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In-Vivo Real-Time Contrast-Free Ultrasonic Blood Flow Velocity Profile Measurement

[+] Author Affiliations
G. G. Koutsouridis, N. Bijnens, F. N. van de Vosse, M. C. M. Rutten

Eindhoven University of Technology, Eindhoven, The Netherlands

P. J. Brands

ESAOTE Europe BV, Maastricht, The Netherlands

Paper No. SBC2012-80542, pp. 965-966; 2 pages
  • ASME 2012 Summer Bioengineering Conference
  • ASME 2012 Summer Bioengineering Conference, Parts A and B
  • Fajardo, Puerto Rico, USA, June 20–23, 2012
  • Conference Sponsors: Bioengineering Division
  • ISBN: 978-0-7918-4480-9
  • Copyright © 2012 by ASME


Recently, Ultrasonic Perpendicular Velocimetry (UPV) based algorithms, as opposed to commonly used Doppler technique (Figure 1), were applied to Radio Frequency (RF)-data acquired in an in-vitro setup [1,3]. Thus, the estimation of velocity components perpendicularly to the ultrasound beam and the simultaneous and accurate assessment of wall position and axial velocity profiles were made feasible. By integrating the measured velocity profile an accurate flow estimation was made possible. Furthermore, the ratio between the changes in flow Q(t) and the changes in cross-sectional area of the vessel A(t) was found to offer an accurate estimation of the local Pulse Wave Velocity (PWV). By combining the PWV with the diameter waveform, accurate local pressure estimation was obtained indicating that a non-invasive pressure assessment by means of ultrasound is feasible [3]. However, the abovementioned method is time consuming due to the data size and the post-processing procedure required. Additionally, the Fast Fourier Transform (FFT) on Butterworth Band Pass Filters (BPF) for vessel’s wall removal requires contrast agents dispersion in the fluid for the application of UPV. A real-time approach, of the previously described techniques, was applied [2] in-vitro using a Blood Mimicking Fluid (BMF), as contrast agent, resembling the rheological (shear thinning) and acoustical (backscattering) properties of blood and ex-vivo using BMF or contrast-free real blood implementing Wavelet Transform (WT) filtering. The use of a Graphics Processing Unit (GPU) [4], succeeded in considerable acceleration and WT [5] filtering on the rough RF-data, in improvement of the discrimination between reflections from the vessel wall and scattering from small particles. In this research the method is extended to include in-vivo measurements.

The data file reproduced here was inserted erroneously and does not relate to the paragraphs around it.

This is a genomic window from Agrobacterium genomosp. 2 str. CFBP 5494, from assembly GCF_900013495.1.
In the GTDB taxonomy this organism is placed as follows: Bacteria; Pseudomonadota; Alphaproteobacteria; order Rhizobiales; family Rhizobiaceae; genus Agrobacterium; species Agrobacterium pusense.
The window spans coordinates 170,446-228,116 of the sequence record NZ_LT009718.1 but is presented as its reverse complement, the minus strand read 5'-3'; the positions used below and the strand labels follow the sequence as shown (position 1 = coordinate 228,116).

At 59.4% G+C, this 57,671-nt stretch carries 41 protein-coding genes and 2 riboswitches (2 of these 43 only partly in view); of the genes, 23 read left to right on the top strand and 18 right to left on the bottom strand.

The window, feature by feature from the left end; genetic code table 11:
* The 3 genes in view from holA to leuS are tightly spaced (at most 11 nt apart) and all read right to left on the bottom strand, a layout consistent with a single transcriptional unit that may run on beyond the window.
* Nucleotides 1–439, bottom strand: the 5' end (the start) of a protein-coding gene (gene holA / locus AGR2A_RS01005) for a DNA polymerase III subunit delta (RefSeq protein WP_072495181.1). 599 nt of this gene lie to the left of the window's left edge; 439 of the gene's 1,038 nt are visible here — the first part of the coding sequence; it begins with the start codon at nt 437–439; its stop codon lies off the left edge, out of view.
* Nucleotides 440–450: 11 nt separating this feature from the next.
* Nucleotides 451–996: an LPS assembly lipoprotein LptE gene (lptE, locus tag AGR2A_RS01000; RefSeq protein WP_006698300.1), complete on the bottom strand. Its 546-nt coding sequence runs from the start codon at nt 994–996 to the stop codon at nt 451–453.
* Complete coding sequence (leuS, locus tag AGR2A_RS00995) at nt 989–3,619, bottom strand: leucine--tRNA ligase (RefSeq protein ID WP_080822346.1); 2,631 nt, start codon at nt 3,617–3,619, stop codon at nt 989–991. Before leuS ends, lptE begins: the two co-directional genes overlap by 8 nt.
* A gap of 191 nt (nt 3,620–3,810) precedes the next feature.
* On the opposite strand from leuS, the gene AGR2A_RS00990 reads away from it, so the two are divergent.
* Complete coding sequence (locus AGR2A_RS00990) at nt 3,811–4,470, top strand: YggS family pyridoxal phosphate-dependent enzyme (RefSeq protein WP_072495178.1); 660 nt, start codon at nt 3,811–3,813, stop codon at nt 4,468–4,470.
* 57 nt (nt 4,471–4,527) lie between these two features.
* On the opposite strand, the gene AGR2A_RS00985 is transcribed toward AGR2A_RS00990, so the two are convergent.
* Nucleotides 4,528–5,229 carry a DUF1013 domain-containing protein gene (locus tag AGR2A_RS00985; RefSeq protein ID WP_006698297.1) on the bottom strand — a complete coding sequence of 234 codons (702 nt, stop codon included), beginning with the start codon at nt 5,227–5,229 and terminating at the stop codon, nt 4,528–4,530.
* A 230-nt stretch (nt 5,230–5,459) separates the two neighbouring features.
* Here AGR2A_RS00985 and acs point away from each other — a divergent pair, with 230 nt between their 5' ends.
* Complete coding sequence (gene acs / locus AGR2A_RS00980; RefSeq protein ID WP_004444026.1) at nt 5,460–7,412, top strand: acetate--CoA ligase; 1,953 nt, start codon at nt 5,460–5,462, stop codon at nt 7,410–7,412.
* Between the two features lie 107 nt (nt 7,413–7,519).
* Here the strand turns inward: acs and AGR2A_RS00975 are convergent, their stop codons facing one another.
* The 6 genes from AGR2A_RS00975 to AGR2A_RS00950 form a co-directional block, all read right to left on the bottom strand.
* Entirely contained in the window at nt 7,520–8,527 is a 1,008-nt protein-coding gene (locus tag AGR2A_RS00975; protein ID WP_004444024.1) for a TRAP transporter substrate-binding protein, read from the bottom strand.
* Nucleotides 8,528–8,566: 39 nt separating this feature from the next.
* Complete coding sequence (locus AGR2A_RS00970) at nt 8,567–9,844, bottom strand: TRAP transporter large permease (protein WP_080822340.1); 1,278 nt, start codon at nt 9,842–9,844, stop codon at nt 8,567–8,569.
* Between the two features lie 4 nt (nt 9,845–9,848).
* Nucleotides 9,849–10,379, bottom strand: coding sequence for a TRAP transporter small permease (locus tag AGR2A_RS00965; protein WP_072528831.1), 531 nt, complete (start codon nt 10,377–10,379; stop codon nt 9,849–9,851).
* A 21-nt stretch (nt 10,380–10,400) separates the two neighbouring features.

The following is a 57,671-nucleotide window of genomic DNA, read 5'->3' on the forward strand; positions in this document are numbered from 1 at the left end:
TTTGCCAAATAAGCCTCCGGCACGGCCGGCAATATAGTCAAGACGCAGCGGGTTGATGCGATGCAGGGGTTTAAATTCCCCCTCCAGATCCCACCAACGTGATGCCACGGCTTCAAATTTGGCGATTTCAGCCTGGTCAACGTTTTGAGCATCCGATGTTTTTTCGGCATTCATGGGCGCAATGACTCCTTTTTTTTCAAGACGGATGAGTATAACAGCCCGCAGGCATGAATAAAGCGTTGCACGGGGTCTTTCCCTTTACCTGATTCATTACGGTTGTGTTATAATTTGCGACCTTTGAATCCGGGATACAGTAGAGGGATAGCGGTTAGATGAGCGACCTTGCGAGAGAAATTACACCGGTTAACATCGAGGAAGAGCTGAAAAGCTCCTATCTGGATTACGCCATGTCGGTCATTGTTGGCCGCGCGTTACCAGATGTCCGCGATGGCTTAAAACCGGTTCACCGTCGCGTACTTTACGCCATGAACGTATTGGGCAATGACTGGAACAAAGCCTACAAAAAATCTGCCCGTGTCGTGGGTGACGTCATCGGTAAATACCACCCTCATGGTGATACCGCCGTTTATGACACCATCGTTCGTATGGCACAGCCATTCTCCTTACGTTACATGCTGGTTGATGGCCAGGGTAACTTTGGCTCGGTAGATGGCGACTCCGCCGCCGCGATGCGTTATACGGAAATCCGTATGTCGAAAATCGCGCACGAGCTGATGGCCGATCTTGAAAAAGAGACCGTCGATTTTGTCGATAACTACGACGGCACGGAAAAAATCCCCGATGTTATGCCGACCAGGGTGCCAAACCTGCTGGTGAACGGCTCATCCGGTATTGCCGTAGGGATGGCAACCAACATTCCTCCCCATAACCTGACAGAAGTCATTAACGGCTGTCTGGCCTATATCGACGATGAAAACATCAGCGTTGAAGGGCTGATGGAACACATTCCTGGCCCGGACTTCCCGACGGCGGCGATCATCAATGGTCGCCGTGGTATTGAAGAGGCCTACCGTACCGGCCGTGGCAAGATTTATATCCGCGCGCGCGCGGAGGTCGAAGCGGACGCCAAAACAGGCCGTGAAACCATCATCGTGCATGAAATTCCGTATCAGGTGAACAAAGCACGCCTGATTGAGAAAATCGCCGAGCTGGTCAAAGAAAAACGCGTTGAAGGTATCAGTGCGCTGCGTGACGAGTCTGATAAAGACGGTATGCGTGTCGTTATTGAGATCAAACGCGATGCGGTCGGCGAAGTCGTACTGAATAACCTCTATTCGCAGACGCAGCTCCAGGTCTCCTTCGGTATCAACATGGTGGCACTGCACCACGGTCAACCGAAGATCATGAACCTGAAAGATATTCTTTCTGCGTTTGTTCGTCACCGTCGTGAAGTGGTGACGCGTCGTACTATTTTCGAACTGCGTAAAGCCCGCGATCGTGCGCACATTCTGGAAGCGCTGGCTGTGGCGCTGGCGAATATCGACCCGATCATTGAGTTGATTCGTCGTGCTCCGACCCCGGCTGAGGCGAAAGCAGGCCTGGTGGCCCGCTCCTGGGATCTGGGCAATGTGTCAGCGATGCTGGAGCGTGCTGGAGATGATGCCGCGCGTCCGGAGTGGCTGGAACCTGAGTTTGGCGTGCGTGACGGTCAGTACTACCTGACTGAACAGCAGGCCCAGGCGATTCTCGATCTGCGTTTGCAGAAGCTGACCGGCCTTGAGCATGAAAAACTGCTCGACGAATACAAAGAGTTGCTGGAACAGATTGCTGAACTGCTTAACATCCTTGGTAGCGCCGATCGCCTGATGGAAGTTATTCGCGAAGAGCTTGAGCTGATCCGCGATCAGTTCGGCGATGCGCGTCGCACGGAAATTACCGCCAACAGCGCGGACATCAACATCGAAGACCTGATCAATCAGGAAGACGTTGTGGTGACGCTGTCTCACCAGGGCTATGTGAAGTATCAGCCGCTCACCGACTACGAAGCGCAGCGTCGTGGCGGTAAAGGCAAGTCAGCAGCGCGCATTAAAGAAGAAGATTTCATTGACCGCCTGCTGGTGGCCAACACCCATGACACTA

Copyright © 2012 by ASME



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